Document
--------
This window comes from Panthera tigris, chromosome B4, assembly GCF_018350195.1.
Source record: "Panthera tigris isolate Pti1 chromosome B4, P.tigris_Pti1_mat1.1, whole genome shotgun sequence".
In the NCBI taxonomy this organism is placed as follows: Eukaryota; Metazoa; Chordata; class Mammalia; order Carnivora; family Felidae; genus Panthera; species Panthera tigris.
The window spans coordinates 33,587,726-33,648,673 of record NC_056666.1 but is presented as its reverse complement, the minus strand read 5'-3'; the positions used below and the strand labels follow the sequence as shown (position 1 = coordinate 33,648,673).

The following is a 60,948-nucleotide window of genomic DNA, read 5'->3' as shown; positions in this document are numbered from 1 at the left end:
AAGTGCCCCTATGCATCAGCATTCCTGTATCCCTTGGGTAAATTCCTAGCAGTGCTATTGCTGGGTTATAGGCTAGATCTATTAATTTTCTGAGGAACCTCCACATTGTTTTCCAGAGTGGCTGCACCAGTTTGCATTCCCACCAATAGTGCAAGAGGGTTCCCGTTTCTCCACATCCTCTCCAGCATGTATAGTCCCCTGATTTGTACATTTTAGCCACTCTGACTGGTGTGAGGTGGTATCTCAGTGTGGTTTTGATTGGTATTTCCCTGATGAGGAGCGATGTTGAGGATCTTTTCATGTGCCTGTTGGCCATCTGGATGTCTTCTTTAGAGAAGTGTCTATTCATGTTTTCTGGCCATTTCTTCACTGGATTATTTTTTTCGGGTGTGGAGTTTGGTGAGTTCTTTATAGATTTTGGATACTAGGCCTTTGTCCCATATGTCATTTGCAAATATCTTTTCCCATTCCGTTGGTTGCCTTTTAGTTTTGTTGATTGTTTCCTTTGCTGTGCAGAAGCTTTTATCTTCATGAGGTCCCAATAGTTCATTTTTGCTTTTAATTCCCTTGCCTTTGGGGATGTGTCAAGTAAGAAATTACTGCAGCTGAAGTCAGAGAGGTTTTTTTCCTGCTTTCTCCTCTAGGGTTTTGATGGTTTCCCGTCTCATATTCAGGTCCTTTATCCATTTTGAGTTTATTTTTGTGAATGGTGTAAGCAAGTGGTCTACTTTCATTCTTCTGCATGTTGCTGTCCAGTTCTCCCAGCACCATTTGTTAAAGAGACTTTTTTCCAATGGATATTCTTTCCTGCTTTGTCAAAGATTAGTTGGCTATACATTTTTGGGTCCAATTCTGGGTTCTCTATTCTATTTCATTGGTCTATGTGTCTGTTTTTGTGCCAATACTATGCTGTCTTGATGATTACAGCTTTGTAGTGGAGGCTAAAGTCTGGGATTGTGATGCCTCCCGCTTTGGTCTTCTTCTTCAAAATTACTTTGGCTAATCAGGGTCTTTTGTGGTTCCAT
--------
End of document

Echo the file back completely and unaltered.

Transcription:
This window comes from Panthera tigris, chromosome B4, assembly GCF_018350195.1.
Source record: "Panthera tigris isolate Pti1 chromosome B4, P.tigris_Pti1_mat1.1, whole genome shotgun sequence".
In the NCBI taxonomy this organism is placed as follows: Eukaryota; Metazoa; Chordata; class Mammalia; order Carnivora; family Felidae; genus Panthera; species Panthera tigris.
The window spans coordinates 33,587,726-33,648,673 of record NC_056666.1 but is presented as its reverse complement, the minus strand read 5'-3'; the positions used below and the strand labels follow the sequence as shown (position 1 = coordinate 33,648,673).

The following is a 60,948-nucleotide window of genomic DNA, read 5'->3' as shown; positions in this document are numbered from 1 at the left end:
AAGTGCCCCTATGCATCAGCATTCCTGTATCCCTTGGGTAAATTCCTAGCAGTGCTATTGCTGGGTTATAGGCTAGATCTATTAATTTTCTGAGGAACCTCCACATTGTTTTCCAGAGTGGCTGCACCAGTTTGCATTCCCACCAATAGTGCAAGAGGGTTCCCGTTTCTCCACATCCTCTCCAGCATGTATAGTCCCCTGATTTGTACATTTTAGCCACTCTGACTGGTGTGAGGTGGTATCTCAGTGTGGTTTTGATTGGTATTTCCCTGATGAGGAGCGATGTTGAGGATCTTTTCATGTGCCTGTTGGCCATCTGGATGTCTTCTTTAGAGAAGTGTCTATTCATGTTTTCTGGCCATTTCTTCACTGGATTATTTTTTTCGGGTGTGGAGTTTGGTGAGTTCTTTATAGATTTTGGATACTAGGCCTTTGTCCCATATGTCATTTGCAAATATCTTTTCCCATTCCGTTGGTTGCCTTTTAGTTTTGTTGATTGTTTCCTTTGCTGTGCAGAAGCTTTTATCTTCATGAGGTCCCAATAGTTCATTTTTGCTTTTAATTCCCTTGCCTTTGGGGATGTGTCAAGTAAGAAATTACTGCAGCTGAAGTCAGAGAGGTTTTTTTCCTGCTTTCTCCTCTAGGGTTTTGATGGTTTCCCGTCTCATATTCAGGTCCTTTATCCATTTTGAGTTTATTTTTGTGAATGGTGTAAGCAAGTGGTCTACTTTCATTCTTCTGCATGTTGCTGTCCAGTTCTCCCAGCACCATTTGTTAAAGAGACTTTTTTCCAATGGATATTCTTTCCTGCTTTGTCAAAGATTAGTTGGCTATACATTTTTGGGTCCAATTCTGGGTTCTCTATTCTATTTCATTGGTCTATGTGTCTGTTTTTGTGCCAATACTATGCTGTCTTGATGATTACAGCTTTGTAGTGGAGGCTAAAGTCTGGGATTGTGATGCCTCCCGCTTTGGTCTTCTTCTTCAAAATTACTTTGGCTAATCAGGGTCTTTTGTGGTTCCAT